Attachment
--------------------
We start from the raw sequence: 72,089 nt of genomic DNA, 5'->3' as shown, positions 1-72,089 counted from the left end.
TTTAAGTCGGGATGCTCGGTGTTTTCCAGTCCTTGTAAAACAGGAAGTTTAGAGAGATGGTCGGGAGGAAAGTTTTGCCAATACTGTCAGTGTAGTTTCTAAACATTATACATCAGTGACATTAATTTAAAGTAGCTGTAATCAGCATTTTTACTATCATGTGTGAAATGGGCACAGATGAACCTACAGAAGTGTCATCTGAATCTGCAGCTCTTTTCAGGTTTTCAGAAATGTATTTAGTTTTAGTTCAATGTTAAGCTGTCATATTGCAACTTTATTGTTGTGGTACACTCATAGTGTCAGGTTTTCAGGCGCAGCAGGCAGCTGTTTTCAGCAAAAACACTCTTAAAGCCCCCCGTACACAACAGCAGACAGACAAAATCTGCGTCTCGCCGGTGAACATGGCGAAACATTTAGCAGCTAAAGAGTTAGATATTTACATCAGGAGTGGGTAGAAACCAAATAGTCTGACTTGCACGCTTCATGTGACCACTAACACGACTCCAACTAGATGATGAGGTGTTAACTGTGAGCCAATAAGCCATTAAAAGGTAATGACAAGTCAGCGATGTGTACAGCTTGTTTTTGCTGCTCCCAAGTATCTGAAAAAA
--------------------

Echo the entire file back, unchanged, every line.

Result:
We start from the raw sequence: 72,089 nt of genomic DNA, 5'->3' as shown, positions 1-72,089 counted from the left end.
TTTAAGTCGGGATGCTCGGTGTTTTCCAGTCCTTGTAAAACAGGAAGTTTAGAGAGATGGTCGGGAGGAAAGTTTTGCCAATACTGTCAGTGTAGTTTCTAAACATTATACATCAGTGACATTAATTTAAAGTAGCTGTAATCAGCATTTTTACTATCATGTGTGAAATGGGCACAGATGAACCTACAGAAGTGTCATCTGAATCTGCAGCTCTTTTCAGGTTTTCAGAAATGTATTTAGTTTTAGTTCAATGTTAAGCTGTCATATTGCAACTTTATTGTTGTGGTACACTCATAGTGTCAGGTTTTCAGGCGCAGCAGGCAGCTGTTTTCAGCAAAAACACTCTTAAAGCCCCCCGTACACAACAGCAGACAGACAAAATCTGCGTCTCGCCGGTGAACATGGCGAAACATTTAGCAGCTAAAGAGTTAGATATTTACATCAGGAGTGGGTAGAAACCAAATAGTCTGACTTGCACGCTTCATGTGACCACTAACACGACTCCAACTAGATGATGAGGTGTTAACTGTGAGCCAATAAGCCATTAAAAGGTAATGACAAGTCAGCGATGTGTACAGCTTGTTTTTGCTGCTCCCAAGTATCTGAAAAAA